Posts tagged ‘CCS’

Peter Khalil asks about tech fairy dust in Net Zero Plan

Peter Khalil, MP for Wills, was part of the Labor questioning of the Prime Minister in Question time in the House of Representatives today. It follows Prime Minister Scott Morrison’s launch of a Net zero by 2050 Plan, that was widely criticised (including by Climate Action Moreland many climate advocacy organisations) (See Blog: Morrison Net Zero 2050 Plan a fraud, with plans to double coal exports, new gas expansion)

It is clear the Government’s plan relies on substantial fairy dust to get to Net Zero by 2050. It is also highly reliant on the problematic Technology Investment Roadmap which places much emphasis and hope on developing at commercial scale a substantial Carbon Capture and Storage industry to process Blue Hydrogen (to market as clean hydrogen) from fossil gas and coal. Carbon Capture and storage is expensive’ and energy intensive without guaranteeing 100 per cent sequestration. There is only one operating commercial plant using CCS technology globally. Australia has already poured over $4 billion into Carbon Capture and Storage with little technology to show for it.

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October 27, 2021 at 9:53 pm Leave a comment

Federal budget embeds fossil fuel expenditure on gas and CCS escalating climate crisis

Photo: Fund our future not gas Courtesy AYCC

Federal Treasurer Josh Frydenberg delivered the 2021 Federal budget with lots of suger announcements on increased aged care spending, increased child care funding, women’s physical safety & economic security, NDIS, mental health, road infrastructure, and vaccine rollout.

But on addressing the climate and environment crisis, funding gas expansion continues and environment and conservation funding declines. This reinforces that the Federal government budget is for the short term, an election budget, failing to enact long term solutions for the climate crisis and the biodiversity crisis in Australia.

It wilfully ignores the intergenerational cost on our kids and future generations climate change impacts will incurr.

During the budget speech Josh Frydenberg said:

“In this budget, we are investing a further $1.6 billion to fund priority technologies, including clean hydrogen and energy storage…. This budget provides over $480 million in new funding for the environment, including $100 million to protect our oceans.” he also said the government is “on a pathway” to net zero “as soon as we possibly can”, which he says the government would like achieved preferably by 2050.”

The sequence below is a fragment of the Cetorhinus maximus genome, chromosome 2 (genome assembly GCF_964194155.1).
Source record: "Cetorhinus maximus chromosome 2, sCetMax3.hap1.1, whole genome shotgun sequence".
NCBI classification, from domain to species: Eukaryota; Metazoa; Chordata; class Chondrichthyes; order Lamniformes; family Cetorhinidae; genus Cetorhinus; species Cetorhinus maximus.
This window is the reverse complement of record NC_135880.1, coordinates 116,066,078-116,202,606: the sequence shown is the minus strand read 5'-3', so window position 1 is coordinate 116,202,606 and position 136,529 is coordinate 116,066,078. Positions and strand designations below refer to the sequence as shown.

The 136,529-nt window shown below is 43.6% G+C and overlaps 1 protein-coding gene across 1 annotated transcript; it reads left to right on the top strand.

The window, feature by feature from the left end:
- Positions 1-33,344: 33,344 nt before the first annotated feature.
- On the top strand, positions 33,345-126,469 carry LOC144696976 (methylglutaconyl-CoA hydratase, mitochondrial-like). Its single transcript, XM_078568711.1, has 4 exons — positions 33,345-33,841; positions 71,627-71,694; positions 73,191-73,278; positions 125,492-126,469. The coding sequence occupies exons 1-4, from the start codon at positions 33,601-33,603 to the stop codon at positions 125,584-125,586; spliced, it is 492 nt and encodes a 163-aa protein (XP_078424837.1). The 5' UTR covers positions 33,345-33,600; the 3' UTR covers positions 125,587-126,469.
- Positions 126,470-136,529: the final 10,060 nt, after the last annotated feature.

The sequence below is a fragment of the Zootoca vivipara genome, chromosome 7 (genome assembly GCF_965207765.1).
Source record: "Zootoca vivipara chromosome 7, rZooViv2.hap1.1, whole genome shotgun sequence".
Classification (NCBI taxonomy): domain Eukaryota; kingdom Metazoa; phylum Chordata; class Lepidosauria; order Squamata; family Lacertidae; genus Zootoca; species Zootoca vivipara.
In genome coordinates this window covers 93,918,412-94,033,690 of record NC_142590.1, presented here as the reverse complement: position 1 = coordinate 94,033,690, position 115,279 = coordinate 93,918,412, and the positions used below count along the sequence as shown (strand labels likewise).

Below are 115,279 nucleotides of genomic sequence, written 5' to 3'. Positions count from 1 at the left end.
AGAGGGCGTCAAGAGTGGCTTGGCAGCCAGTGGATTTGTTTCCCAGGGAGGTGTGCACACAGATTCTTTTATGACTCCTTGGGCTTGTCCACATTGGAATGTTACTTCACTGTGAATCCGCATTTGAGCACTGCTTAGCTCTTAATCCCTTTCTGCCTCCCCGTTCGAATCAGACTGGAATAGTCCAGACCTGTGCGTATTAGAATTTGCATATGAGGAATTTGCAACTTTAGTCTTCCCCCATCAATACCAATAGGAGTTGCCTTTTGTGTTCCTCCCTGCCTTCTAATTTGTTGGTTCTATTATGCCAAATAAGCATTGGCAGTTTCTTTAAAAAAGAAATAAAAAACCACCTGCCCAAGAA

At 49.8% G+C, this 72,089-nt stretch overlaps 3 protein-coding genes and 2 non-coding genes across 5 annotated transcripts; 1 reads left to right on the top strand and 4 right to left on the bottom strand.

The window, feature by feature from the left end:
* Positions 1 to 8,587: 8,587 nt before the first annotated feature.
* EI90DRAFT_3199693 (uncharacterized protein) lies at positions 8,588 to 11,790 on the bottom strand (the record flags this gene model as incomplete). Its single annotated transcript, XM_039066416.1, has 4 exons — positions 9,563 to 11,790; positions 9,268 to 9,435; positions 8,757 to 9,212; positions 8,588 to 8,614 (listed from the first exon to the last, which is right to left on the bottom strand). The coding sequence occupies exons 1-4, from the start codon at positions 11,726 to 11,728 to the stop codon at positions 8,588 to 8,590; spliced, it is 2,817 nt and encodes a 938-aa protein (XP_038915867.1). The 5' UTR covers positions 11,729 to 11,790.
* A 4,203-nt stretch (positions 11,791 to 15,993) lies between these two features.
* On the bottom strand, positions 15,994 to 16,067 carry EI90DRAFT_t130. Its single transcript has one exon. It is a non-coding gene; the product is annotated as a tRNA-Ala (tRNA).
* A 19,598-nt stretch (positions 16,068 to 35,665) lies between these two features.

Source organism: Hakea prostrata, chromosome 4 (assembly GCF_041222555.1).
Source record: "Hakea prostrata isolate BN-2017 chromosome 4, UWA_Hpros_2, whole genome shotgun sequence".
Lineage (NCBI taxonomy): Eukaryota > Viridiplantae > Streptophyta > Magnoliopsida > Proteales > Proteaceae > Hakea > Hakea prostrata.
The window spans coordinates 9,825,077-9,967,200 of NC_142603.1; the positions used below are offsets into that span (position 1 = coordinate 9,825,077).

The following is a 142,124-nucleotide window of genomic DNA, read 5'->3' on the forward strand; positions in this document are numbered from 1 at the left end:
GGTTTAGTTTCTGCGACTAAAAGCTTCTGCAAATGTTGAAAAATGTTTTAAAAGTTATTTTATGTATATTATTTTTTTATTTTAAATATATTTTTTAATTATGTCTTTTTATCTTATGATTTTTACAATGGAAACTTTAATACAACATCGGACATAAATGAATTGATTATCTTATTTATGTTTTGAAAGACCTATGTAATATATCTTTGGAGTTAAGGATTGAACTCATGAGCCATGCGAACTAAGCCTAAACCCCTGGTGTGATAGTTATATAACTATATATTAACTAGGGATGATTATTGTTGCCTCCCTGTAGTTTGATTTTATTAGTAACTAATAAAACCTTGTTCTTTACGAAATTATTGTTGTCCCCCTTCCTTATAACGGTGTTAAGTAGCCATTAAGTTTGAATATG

Latika Bourke, Net zero ‘preferably’ by 2050, says Frydenberg, The Age

From a climate perpective the budget is deeply disappointing, as it fails to capitalise on Australia’s natural renewable energy advantages, or set Australia up as an emerging renewable energy powerhouse. It panders to vested interests in the fossil fuels industry. While it talked of wanting to reduce emissions and create jobs at the same time, it missed big, obvious, common sense opportunities to do so.

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May 12, 2021 at 12:17 am Leave a comment

Part 2: Labor’s climate policy funding shuffle dance

This is the second part of our special series on the Labor Party’s 2010 climate policies. Part one is here. This edition, we discuss the funding shuffle dance that is Labor’s renewable energy policies.

Renewable energy (which includes ‛clean coal’ – who knew?)

Renewable Energy Future Fund (is this superannuation for wind farms?)

Well, it’s $652 million to support renewable energy projects, and development of low emissions technologies. It will also be used for energy efficiency programs for households and business. Sounds good, investing in new renewable technologies, doesn’t it? Except, as the Beyond Zero Emissions report outlines, we already have the technology to transition Australia to 100% clean energy.

But hey, we can always improve on existing technology, right? And household energy efficiency is a really effective, cheap way to reduce emissions, so that’s a great use of taxpayer dollars. Only problem: $9 million of this renewable energy money will be used to pay for the Big New Focus Group (BNFG) Huh. Wonder what else they’ll drain this one for. Don’t worry, it’s just a Future Fund, and the future never arrives! Right?

Connecting to the matrix

This is a new policy announcement – $1 billion over a decade to connect renewable energy projects to the electricity grid. Now, if we could only take that $2 billion going into ‛clean coal’ research and put it into actual renewable energy, we might have something substantial to connect to the grid. And how about the rest of the $9 billion we spend on fossil fuel subsidies? We could connect up a lot of renewable energy projects with $9 billion!

Solar Flagships (conjuring up confused images of ships with flags and solar panels)

This was announced in last year’s budget and was supposed to be a $1.5 billion program to establish large solar-power stations. This is great, yes? This is what Australians want – large scale renewable projects! So how’s it going so far? (more…)

August 18, 2010 at 12:09 am 3 comments


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